As policymakers continue to debate the next coronavirus relief stimulus bill and as cases of coronavirus and deaths from COVID-19 continue to rise across the United States, David Mitchell compiled a helpful round-up of 21 policy solutions that Equitable Growth has put forward to combat the impact of the coronavirus recession. The policies are grouped into several areas, from Unemployment Insurance to structural racism, and from child care to paid leave to climate change. Many of these policies are derived from our Vision 2020 project and featured on our dedicated coronavirus recession page, Mitchell notes, which is meant to guide policymakers in several areas during economic and policy conversations in 2020 and beyond.

Data analyzing the economic recovery after the Great Recession of 2007–2009 reveal that the economic growth that characterized the past decade (pre-coronavirus recession) was not shared equally across the United States. Not only did wealth and income divides widen further, but rural areas also saw less prosperity than urban areas, particularly in the Western region of the country. Raksha Kopparam breaks down the data, which looks at annual Gross Domestic Product growth by county and industry, finding that rural areas saw aggregate growth of around 14.8 percent, while urban areas registered growth of 19.2 percent during the post-Great Recession 11-year recovery. Kopparam dives into industry-specific trends over the years and why certain regions grew more than others, concluding with the implications for the coronavirus recession and eventual recovery.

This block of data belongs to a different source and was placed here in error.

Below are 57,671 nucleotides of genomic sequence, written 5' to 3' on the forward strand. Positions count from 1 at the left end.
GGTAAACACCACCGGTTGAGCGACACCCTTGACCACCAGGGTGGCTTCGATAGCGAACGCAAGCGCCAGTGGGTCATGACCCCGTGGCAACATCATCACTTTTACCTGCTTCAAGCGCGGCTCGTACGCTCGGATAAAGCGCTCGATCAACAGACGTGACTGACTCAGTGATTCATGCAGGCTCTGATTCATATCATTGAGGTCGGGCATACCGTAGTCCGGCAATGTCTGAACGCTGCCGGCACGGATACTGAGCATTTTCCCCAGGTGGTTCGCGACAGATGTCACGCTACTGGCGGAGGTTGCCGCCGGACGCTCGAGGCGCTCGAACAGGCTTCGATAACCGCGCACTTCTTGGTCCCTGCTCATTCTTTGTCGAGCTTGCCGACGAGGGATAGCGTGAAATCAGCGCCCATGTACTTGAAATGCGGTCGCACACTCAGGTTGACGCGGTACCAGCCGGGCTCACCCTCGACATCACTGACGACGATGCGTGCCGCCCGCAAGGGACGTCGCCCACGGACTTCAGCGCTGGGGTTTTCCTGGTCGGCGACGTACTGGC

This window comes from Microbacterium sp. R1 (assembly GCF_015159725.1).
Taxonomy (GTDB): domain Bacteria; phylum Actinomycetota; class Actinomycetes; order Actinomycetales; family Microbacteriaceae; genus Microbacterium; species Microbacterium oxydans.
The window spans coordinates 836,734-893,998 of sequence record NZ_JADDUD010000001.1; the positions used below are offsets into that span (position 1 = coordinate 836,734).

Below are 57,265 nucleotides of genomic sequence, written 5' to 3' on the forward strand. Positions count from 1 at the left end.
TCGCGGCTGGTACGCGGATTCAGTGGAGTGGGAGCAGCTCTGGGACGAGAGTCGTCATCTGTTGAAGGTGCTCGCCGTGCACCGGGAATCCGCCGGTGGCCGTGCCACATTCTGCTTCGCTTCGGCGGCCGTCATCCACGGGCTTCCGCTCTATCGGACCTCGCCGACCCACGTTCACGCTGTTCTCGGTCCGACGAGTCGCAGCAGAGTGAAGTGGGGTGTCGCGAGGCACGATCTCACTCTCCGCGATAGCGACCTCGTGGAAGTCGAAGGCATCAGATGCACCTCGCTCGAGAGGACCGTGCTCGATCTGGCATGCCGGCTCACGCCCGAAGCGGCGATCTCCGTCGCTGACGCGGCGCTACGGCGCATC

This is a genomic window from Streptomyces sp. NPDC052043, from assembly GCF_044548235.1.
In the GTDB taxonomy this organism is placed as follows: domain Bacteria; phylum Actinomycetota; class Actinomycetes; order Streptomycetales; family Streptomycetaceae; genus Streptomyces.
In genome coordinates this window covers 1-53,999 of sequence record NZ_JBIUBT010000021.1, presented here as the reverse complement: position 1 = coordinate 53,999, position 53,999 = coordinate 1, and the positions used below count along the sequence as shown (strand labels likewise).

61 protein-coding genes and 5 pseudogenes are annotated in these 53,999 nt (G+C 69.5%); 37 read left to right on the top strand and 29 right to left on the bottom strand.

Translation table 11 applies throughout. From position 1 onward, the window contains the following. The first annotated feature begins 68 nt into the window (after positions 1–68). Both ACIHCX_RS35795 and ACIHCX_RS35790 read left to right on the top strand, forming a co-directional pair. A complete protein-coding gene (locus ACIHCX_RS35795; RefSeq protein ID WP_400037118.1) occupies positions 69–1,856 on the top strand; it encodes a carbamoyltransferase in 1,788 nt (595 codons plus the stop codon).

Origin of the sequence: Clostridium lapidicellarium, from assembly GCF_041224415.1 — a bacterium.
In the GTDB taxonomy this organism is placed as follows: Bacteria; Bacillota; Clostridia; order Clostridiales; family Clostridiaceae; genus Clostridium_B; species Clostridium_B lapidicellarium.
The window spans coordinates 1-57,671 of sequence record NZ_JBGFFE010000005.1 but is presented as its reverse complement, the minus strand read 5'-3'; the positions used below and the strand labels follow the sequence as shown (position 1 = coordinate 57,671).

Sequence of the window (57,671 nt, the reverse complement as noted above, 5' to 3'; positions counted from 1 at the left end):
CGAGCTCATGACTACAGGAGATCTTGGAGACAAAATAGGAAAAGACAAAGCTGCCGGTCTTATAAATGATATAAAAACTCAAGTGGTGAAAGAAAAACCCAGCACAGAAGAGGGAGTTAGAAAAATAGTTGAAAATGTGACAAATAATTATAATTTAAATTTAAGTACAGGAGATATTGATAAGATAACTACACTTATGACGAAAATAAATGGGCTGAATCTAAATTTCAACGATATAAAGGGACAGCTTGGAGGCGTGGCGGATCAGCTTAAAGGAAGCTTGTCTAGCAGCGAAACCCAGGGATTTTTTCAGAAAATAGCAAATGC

Brad DeLong puts together his latest Worthy Reads, highlighting recent must-read content from Equitable Growth and around the web.

Links from around the web

The economic damage from the coronavirus recession is visible across the United States. And even though each new monthly jobs report since May has shown that the economy is adding jobs, unemployment is still ravaging local areas—some worse than others. The New York TimesQuoctrung Bui and Emily Badger take a deeper look at the unemployment numbers in three American cities—New York, Los Angeles, and Chicago—to show that in some parts of these metropolitan areas, joblessness has reached astounding levels, around 30 percent in some cases. This means, Bui and Badger continue, that other problems, such as evictions, poverty, and hunger, are likely to follow close behind and will likely be geographically concentrated in areas that were already worse off before the crisis struck, with lasting consequences for the children growing up in these areas.